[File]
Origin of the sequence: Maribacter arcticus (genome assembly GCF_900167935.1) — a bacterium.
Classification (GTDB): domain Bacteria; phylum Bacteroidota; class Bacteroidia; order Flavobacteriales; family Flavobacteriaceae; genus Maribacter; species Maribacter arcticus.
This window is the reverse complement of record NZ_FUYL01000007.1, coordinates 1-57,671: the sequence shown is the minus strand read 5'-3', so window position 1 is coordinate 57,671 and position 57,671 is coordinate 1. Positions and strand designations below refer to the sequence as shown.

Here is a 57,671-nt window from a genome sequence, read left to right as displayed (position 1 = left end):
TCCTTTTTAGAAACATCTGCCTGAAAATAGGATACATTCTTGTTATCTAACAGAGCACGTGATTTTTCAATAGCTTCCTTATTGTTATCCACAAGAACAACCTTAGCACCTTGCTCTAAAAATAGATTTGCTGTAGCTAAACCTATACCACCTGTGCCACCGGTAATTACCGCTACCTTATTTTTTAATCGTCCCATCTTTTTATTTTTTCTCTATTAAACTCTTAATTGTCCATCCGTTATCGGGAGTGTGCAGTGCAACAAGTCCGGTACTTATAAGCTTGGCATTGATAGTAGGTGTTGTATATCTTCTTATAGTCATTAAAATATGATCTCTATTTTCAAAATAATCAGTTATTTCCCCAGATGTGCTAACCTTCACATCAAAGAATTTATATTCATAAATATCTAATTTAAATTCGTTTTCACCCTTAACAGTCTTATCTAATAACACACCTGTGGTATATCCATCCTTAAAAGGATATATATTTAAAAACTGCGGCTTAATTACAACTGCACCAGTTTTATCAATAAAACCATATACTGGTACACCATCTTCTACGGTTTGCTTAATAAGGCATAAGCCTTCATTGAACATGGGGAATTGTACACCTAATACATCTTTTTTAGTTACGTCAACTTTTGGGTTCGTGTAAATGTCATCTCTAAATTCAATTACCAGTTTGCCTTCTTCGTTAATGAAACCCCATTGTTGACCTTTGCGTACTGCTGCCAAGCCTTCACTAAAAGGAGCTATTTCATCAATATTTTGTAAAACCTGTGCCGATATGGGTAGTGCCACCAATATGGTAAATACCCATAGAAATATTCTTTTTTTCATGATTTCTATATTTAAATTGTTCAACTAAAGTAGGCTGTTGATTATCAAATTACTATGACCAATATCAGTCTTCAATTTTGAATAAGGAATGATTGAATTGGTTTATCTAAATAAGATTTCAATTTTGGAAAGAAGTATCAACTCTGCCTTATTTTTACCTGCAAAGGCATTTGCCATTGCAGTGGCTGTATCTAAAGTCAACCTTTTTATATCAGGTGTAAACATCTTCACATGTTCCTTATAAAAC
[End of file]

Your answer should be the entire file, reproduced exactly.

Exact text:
Origin of the sequence: Maribacter arcticus (genome assembly GCF_900167935.1) — a bacterium.
Classification (GTDB): domain Bacteria; phylum Bacteroidota; class Bacteroidia; order Flavobacteriales; family Flavobacteriaceae; genus Maribacter; species Maribacter arcticus.
This window is the reverse complement of record NZ_FUYL01000007.1, coordinates 1-57,671: the sequence shown is the minus strand read 5'-3', so window position 1 is coordinate 57,671 and position 57,671 is coordinate 1. Positions and strand designations below refer to the sequence as shown.

Here is a 57,671-nt window from a genome sequence, read left to right as displayed (position 1 = left end):
TCCTTTTTAGAAACATCTGCCTGAAAATAGGATACATTCTTGTTATCTAACAGAGCACGTGATTTTTCAATAGCTTCCTTATTGTTATCCACAAGAACAACCTTAGCACCTTGCTCTAAAAATAGATTTGCTGTAGCTAAACCTATACCACCTGTGCCACCGGTAATTACCGCTACCTTATTTTTTAATCGTCCCATCTTTTTATTTTTTCTCTATTAAACTCTTAATTGTCCATCCGTTATCGGGAGTGTGCAGTGCAACAAGTCCGGTACTTATAAGCTTGGCATTGATAGTAGGTGTTGTATATCTTCTTATAGTCATTAAAATATGATCTCTATTTTCAAAATAATCAGTTATTTCCCCAGATGTGCTAACCTTCACATCAAAGAATTTATATTCATAAATATCTAATTTAAATTCGTTTTCACCCTTAACAGTCTTATCTAATAACACACCTGTGGTATATCCATCCTTAAAAGGATATATATTTAAAAACTGCGGCTTAATTACAACTGCACCAGTTTTATCAATAAAACCATATACTGGTACACCATCTTCTACGGTTTGCTTAATAAGGCATAAGCCTTCATTGAACATGGGGAATTGTACACCTAATACATCTTTTTTAGTTACGTCAACTTTTGGGTTCGTGTAAATGTCATCTCTAAATTCAATTACCAGTTTGCCTTCTTCGTTAATGAAACCCCATTGTTGACCTTTGCGTACTGCTGCCAAGCCTTCACTAAAAGGAGCTATTTCATCAATATTTTGTAAAACCTGTGCCGATATGGGTAGTGCCACCAATATGGTAAATACCCATAGAAATATTCTTTTTTTCATGATTTCTATATTTAAATTGTTCAACTAAAGTAGGCTGTTGATTATCAAATTACTATGACCAATATCAGTCTTCAATTTTGAATAAGGAATGATTGAATTGGTTTATCTAAATAAGATTTCAATTTTGGAAAGAAGTATCAACTCTGCCTTATTTTTACCTGCAAAGGCATTTGCCATTGCAGTGGCTGTATCTAAAGTCAACCTTTTTATATCAGGTGTAAACATCTTCACATGTTCCTTATAAAAC